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Great British Cycling The History of British Bike Racing 1868-2014 By Ellis Bacon

Release date: 29th September, 2014
Publisher: Bantam

List Price: £20.00
Our Price: £16.00
You Save: £4 (20%)
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While cycling’s popularity continues to soar, so demand for bike-related magazines, websites and books follows a similarly upward curve.

As a direct result, cycling biographies, autobiographies and accounts of amateurs tackling Grand Tour routes (Tim Moore’s Gironimo is particularly good) have been produced to satisfy burgeoning demand from cyclists keen to embrace every aspect of the sport.

Against a backdrop of innate enthusiasm, Ellis Bacon’s history makes a timely appearance.

Thankfully, this is no dry statistical tome intent merely on arranging cycling’s many landmarks in strict chronological order. Instead, Bacon livens matters with first-hand accounts which oil the narrative as effectively as a heavy squirt of 3-in-1 onto a recalcitrant bike chain.

For instance, 1955 was a pivotal year in British racing after both Brian Robinson and Tony Hoar became the first Britons to finish the Tour de France. But Ellis injects life into this stark historic fact by including a lengthy interview with Hoar, a man who was clearly enjoying himself en route to battling through to claim the Lanterne Rouge.

He tells how riders changed inner tubes but didn’t advise sponsors for fear of losing their bonuses, while everyone rode more or less the same bike, painting their sponsors’ names onto the frame. Discovering that a Frenchman, Bernard Gauthier, insisted on asking spectators for a push and then asked them to push the Englishmen as well suggests that TV coverage of the 1955 Tour was not quite as intrusive as it is today.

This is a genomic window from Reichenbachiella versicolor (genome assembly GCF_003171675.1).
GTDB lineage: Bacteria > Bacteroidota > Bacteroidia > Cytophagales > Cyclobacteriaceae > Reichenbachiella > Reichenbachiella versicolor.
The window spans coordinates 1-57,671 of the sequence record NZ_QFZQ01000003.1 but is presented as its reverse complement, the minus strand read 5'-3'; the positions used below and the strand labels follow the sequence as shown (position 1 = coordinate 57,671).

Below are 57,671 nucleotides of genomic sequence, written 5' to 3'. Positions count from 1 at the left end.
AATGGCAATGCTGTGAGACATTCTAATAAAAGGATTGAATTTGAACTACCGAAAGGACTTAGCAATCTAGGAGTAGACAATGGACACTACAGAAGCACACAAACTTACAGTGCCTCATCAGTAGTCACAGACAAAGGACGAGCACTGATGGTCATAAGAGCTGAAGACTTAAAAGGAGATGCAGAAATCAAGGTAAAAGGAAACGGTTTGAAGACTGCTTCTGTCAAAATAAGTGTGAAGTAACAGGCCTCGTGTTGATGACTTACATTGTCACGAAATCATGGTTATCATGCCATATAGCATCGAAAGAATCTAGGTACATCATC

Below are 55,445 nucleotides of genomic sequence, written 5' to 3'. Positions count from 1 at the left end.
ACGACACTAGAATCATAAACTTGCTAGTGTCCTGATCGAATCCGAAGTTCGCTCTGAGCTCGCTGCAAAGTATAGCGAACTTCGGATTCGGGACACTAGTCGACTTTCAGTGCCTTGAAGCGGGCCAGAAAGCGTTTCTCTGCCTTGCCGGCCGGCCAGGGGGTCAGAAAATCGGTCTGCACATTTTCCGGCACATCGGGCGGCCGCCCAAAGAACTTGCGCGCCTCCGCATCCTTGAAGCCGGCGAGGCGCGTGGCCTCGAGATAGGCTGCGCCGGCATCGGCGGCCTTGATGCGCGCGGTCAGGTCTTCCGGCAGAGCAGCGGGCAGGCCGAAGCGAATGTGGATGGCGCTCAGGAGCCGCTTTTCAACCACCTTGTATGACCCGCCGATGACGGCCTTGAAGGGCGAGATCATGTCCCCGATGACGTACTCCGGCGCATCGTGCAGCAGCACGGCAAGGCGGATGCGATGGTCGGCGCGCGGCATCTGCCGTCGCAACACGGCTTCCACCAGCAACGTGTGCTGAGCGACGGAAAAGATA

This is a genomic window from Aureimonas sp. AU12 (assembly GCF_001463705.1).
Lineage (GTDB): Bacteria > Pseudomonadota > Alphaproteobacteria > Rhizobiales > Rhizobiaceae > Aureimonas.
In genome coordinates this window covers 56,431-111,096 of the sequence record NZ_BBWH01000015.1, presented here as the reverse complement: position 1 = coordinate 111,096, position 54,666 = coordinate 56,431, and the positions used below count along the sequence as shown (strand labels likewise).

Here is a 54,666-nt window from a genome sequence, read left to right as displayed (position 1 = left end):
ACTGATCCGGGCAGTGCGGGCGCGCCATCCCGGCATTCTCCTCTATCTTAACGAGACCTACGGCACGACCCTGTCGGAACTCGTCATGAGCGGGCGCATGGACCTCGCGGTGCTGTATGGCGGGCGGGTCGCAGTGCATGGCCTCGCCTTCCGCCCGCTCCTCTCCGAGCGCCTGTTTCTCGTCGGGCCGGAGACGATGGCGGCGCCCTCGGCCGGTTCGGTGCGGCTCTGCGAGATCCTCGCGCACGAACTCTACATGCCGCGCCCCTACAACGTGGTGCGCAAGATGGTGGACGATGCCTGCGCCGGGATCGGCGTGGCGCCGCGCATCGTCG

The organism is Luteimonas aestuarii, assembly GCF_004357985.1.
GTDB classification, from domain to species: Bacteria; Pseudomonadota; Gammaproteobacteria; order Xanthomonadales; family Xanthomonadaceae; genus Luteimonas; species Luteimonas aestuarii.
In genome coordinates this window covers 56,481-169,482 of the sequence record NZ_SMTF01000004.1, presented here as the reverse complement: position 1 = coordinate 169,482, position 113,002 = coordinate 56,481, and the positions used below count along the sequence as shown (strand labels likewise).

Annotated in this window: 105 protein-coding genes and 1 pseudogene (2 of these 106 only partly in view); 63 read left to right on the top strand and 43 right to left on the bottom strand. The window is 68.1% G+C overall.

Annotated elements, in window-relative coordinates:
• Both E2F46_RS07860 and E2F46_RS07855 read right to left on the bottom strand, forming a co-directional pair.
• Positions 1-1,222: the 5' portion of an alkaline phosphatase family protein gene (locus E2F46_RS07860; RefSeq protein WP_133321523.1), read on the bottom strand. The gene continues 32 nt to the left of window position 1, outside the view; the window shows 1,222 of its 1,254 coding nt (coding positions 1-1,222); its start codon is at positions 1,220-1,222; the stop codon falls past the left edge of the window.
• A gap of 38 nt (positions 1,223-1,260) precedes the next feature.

Bacon introduces Peter Keen, then an enthusiastic cyclist and student at college in Sussex. Several years later, Keen, by now working in the sport, suggested that central funding should be directed mainly at track cycling and women's racing as they were areas where medals could be won in the short term, so attracting more funding. Keen’s ideas were later developed by Dave Brailsford, the man at the helm of Team Sky when Bradley Wiggins won the Tour de France.

But this is more than record of Britons competing in the Grand Tours. Bacon takes the reader through the development of bike racing; considers the continued attraction of weekend outings and cycling clubs and mulls over the post-war explosion in participation. In short, it’s an ideal read for Mamils (middle aged men in Lycra) keen to gen up on a sport they have so lovingly embraced.


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